So, what’s the problem? Well, it seems our friends at the NHTSA are poised to require all new cars and trucks to be equipped with all the gadgetry that will broadcast speed, location, and perhaps number of passengers. The technology will also relay whether a car’s systems are all functioning, or if it’s been “hacked.” That’s right, Large Sibling even wants your car to snitch on you.

Of course, the current administration denies it wants more spy power: “NHTSA has no plans to modify the current V2V system design in a way that would enable the government or private entities to track individual motor vehicles,” a NHTSA spokesman said to CNSNews. But  note the word “current.” Nothing said about the future systems that will be developed. And according to the Government Accounting Office, the DoT does want any new tech to be able to detect “Bad Actors.” And who are these miscreants?
Cars with malfunctioning parts, or have been hacked. In other words those who may choose to modify the car so it behaves as the driver wishes, not the government. Replace the factory exhaust with a less restrictive one?  Install a Stage II chip to override factory settings? No, no, no, my friend!Crash

Oh, and Data from EDRs has already been accessed and used by law enforcement authorities in court to contradict testimony.

So what? Don’t we want to be  safer? Don’t we want The Children to be protected? If you want an honest answer, no. Not at the excessive reach of an overbearing tyranny anyway. You see, most accidents are caused by driver inattention, distraction and general incompetence, not a lack of tech. This is an excuse to control not only cars, but the people as well.  Not to mention the corporations who will root on these new regulations, rather than let the market decide whether their toys are wanted. All in all, if you want safer cars, educate yourselves as drivers. Stop looking to gadgets or government to save you.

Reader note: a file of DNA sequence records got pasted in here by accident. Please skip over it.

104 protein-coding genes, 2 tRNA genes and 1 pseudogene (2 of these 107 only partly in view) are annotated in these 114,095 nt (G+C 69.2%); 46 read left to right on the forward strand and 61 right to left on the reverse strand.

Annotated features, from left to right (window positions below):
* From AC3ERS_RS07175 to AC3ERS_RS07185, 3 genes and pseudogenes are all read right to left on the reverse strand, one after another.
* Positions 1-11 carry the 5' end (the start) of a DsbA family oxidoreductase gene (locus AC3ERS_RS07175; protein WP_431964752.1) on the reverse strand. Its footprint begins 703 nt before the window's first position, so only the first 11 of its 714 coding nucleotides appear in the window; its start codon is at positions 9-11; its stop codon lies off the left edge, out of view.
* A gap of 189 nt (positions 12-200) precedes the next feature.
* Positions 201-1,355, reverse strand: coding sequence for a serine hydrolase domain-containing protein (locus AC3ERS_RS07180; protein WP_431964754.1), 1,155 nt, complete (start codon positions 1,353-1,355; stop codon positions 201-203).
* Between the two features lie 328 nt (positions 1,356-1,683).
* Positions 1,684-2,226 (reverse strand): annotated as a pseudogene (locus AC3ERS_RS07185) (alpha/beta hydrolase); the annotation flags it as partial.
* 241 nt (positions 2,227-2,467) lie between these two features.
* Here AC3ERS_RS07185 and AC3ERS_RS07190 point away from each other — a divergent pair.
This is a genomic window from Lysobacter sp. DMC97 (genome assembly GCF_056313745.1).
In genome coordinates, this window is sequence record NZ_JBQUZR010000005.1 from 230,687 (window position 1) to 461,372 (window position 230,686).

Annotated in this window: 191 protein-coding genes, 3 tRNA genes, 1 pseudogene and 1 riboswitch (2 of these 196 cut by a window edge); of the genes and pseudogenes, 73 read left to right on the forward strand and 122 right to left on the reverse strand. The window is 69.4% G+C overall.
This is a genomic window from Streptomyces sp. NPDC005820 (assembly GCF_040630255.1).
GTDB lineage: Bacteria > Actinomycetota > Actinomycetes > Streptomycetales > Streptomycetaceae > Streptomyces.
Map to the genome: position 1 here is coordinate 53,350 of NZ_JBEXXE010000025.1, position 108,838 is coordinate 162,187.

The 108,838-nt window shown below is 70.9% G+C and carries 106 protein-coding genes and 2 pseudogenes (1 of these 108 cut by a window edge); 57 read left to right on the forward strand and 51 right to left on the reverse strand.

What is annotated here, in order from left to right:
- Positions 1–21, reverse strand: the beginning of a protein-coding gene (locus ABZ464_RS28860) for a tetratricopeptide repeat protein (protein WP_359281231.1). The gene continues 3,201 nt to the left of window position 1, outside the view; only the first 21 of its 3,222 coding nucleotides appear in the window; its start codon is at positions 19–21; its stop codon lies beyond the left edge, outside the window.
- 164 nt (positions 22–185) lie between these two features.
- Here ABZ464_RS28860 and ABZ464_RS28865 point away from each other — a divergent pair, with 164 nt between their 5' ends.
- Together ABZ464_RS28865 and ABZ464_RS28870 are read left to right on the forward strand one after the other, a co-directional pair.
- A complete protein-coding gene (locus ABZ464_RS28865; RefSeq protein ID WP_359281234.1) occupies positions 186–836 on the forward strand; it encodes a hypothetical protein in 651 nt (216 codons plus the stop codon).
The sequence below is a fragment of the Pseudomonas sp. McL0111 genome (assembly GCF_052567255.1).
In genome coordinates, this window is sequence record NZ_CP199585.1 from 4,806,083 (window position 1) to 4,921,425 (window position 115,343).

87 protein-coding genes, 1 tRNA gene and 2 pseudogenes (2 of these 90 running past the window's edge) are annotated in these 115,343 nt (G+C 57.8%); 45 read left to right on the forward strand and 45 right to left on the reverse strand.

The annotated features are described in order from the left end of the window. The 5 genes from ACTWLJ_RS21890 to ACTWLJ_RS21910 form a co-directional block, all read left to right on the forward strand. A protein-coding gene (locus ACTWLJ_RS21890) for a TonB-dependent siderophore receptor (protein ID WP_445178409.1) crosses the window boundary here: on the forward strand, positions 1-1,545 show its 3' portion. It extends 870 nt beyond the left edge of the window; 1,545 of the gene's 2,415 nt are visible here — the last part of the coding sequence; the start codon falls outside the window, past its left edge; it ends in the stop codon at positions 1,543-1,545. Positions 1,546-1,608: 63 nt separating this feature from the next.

Research and Innovative Technology Administration (RITA) – See more at: http://www.its.dot.gov/research/v2v.htm#sthash.7CcgFdds.dpuf

A Tale of Two Drivers

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Human nature has always been driven by competition, especially the quest to see who is the fastest. From the Greek Olympics to Roman chariots, From steeple chases to the Triple Crown, From the first time two horseless carriages tested each others mettle, To today’s high tech racing machines, man has an innate desire to out duel his competitors in tests of speed. I imagine that it takes a certain mentality to rise to the top of such a game. After all, skill will take one only so far. Mindset is what makes winners. As it has been said, maybe race car drivers are wired differently.

Two of these men have been in the news this week; one to end a career, the other to soldier on in the face of adversity.

Dario Franchitti

Dario Franchitti became interested in racing in the mid 80’s, rising through the ranks of various European circuits, eventually landing a ride with Hogan Racing in the PPG/CART series in 1997. In 2000, he suffered a heavy crash which ended his season. In 2003, he moved with Andretti Green Racing to the IndyCar series, but an injured back due to a motorcycle crash ended his year. In 2007, he survived two massive crashes, each one seeing him flip upside down. And yet he still managed to strap into the cockpit, and his focus won him 21 races, 57 podiums, 23 poles , 3 Indianapolis 500 races, and 4 IndyCar Championships with Chip Ganassi Target Racing. Oh, and he also competed in NASCAR and sports car racing.